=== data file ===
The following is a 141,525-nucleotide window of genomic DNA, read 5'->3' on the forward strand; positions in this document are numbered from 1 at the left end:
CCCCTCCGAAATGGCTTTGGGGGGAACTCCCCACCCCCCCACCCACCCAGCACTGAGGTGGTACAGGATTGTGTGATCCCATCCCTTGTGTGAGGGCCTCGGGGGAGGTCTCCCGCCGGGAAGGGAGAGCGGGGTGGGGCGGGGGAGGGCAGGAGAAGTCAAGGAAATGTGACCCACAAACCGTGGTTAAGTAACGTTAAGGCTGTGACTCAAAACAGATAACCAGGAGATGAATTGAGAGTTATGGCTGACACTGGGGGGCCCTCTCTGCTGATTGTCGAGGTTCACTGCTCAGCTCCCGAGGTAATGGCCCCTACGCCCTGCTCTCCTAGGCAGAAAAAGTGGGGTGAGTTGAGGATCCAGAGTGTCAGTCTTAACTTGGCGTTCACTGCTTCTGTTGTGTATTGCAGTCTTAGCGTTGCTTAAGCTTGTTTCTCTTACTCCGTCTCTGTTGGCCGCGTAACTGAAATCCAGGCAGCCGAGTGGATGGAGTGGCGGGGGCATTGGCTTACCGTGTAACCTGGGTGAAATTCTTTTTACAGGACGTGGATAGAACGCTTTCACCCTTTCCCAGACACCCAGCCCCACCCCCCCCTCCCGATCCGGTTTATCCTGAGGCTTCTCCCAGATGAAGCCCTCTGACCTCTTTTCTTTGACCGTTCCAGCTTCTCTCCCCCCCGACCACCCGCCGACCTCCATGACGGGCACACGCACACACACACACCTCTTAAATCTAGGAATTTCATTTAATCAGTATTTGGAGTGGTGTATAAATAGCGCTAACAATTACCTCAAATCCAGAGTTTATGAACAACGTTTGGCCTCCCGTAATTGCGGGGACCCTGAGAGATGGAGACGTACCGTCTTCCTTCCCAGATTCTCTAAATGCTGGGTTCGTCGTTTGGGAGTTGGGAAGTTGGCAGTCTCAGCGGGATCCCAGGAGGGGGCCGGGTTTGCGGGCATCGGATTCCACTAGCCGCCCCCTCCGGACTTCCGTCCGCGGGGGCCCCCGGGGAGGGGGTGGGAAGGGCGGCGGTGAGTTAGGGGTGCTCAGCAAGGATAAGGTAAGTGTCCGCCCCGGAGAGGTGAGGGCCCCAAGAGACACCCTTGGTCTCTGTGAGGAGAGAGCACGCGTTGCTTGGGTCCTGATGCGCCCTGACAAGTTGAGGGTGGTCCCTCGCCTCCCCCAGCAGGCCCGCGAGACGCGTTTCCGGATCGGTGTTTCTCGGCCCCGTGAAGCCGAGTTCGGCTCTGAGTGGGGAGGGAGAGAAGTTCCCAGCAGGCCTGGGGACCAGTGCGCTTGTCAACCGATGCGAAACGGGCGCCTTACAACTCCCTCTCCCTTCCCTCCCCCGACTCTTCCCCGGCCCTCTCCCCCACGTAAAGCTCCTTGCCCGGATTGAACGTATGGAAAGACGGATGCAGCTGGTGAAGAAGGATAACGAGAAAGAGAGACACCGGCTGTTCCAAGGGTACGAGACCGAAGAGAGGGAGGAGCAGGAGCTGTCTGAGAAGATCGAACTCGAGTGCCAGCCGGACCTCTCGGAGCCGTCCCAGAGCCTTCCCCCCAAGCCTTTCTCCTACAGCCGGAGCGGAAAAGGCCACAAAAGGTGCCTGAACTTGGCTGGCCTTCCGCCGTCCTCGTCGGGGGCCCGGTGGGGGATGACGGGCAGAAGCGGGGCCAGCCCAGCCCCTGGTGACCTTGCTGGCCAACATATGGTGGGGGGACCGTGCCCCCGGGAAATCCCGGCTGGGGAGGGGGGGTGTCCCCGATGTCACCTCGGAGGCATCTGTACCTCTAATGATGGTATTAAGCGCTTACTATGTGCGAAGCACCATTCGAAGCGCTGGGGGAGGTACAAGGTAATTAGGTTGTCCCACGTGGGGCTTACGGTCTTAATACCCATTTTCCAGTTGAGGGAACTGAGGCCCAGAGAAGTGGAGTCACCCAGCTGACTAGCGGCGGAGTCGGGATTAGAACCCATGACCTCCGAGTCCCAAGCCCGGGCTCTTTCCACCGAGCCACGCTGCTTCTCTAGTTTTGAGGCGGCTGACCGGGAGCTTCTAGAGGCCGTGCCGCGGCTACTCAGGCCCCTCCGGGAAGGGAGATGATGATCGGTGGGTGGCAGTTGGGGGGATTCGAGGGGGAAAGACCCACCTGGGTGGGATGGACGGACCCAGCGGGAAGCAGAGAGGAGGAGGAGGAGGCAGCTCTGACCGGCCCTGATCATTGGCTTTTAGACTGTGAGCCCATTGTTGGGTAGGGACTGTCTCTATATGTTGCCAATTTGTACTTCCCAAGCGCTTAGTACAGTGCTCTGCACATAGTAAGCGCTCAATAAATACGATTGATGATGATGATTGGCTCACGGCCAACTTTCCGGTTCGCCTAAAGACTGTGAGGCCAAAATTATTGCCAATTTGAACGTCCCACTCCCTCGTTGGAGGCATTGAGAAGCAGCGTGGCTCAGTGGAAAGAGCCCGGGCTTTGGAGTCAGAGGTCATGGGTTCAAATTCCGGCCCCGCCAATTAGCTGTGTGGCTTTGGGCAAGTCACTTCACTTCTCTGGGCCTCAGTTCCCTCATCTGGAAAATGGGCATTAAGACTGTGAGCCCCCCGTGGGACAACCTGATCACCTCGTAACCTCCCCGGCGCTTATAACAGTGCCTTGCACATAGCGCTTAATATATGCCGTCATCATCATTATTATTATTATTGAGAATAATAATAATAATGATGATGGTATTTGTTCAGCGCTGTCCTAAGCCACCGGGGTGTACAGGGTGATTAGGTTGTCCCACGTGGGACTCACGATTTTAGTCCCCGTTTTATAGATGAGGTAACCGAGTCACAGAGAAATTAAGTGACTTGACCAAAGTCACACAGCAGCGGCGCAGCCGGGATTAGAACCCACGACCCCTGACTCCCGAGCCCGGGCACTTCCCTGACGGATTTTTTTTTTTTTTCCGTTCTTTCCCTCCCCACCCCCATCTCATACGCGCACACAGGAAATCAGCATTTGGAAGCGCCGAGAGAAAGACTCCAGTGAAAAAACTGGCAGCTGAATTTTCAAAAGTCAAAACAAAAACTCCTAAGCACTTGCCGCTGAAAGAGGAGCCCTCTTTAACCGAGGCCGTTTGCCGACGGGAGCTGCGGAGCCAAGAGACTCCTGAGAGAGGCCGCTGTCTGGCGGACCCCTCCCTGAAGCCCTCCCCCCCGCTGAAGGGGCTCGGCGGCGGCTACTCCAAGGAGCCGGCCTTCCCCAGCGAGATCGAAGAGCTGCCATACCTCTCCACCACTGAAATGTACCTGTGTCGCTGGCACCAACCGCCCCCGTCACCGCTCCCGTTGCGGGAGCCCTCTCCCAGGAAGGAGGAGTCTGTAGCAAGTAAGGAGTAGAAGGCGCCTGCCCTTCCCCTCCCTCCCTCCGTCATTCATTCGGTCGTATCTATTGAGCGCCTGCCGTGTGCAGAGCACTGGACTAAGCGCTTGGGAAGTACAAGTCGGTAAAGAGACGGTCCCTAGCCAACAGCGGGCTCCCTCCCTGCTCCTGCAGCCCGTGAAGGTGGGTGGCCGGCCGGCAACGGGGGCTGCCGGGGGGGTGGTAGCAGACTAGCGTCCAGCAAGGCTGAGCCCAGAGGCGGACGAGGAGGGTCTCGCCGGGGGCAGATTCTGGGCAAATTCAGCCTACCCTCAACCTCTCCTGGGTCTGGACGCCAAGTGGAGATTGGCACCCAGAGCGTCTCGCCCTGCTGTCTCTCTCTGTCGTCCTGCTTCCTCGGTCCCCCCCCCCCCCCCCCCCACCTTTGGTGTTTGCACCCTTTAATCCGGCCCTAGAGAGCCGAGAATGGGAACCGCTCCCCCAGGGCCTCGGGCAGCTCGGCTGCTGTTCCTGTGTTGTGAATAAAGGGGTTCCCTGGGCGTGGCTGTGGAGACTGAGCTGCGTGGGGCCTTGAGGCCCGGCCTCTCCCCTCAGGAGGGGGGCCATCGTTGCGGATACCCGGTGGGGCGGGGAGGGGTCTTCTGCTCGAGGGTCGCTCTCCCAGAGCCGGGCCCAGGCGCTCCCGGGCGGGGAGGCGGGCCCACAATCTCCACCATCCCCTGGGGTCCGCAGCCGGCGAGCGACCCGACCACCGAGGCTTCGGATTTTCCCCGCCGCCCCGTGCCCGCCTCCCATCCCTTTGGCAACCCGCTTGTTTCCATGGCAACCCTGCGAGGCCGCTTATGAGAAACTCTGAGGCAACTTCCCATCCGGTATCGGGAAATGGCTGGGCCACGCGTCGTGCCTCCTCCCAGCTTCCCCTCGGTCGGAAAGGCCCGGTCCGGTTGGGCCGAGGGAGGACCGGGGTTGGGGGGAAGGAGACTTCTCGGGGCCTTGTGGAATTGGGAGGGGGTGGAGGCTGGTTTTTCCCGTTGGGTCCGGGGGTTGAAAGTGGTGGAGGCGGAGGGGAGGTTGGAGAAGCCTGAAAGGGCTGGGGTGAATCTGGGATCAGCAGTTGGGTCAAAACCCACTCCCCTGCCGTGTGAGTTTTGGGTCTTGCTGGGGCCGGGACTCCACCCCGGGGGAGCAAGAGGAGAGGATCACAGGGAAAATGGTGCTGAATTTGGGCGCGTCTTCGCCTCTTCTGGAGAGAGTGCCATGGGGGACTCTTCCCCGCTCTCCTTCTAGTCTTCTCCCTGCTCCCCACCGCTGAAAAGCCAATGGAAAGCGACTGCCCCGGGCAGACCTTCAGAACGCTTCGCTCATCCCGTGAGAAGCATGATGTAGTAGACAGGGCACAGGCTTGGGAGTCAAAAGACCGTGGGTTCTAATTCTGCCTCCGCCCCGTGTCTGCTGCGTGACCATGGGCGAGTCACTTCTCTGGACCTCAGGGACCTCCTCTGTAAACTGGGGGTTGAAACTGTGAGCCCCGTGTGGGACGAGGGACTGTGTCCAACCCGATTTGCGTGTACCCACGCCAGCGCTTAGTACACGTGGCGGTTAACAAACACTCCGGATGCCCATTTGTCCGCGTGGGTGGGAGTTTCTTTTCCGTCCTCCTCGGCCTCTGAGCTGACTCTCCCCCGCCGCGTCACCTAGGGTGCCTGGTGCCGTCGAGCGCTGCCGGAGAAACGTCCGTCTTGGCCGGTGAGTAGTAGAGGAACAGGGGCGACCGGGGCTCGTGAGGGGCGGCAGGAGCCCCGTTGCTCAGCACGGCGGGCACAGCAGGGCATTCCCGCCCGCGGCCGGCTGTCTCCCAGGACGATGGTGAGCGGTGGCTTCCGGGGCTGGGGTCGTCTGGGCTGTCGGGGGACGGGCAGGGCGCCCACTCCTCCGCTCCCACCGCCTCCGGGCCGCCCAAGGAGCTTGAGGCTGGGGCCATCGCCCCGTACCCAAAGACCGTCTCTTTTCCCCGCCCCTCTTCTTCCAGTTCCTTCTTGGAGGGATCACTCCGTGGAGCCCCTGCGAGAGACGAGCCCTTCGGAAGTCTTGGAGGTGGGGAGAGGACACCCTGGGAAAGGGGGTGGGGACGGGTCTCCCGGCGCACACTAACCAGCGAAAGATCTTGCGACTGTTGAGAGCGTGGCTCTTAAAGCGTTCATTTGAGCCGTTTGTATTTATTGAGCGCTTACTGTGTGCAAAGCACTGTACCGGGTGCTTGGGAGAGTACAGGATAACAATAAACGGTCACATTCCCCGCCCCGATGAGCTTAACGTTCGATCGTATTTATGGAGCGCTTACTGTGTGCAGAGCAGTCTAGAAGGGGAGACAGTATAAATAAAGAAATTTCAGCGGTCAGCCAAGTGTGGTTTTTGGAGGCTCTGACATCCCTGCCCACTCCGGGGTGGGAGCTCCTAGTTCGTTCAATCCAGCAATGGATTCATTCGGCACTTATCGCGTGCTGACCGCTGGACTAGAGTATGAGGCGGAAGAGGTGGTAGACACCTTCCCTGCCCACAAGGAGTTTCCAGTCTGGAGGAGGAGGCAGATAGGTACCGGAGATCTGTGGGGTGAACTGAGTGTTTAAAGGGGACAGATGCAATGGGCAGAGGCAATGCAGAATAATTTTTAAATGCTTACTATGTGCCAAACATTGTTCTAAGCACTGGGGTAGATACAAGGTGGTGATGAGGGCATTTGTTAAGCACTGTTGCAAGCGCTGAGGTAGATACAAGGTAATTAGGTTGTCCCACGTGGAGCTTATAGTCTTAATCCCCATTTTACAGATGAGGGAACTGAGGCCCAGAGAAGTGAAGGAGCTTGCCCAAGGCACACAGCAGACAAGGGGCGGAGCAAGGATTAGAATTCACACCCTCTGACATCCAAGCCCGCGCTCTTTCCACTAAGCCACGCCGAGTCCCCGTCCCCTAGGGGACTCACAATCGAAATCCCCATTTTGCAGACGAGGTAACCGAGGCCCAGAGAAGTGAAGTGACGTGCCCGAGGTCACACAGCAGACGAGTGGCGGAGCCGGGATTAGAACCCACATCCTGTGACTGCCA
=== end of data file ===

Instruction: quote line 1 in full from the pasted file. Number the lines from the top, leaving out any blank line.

The following is a 141,525-nucleotide window of genomic DNA, read 5'->3' on the forward strand; positions in this document are numbered from 1 at the left end: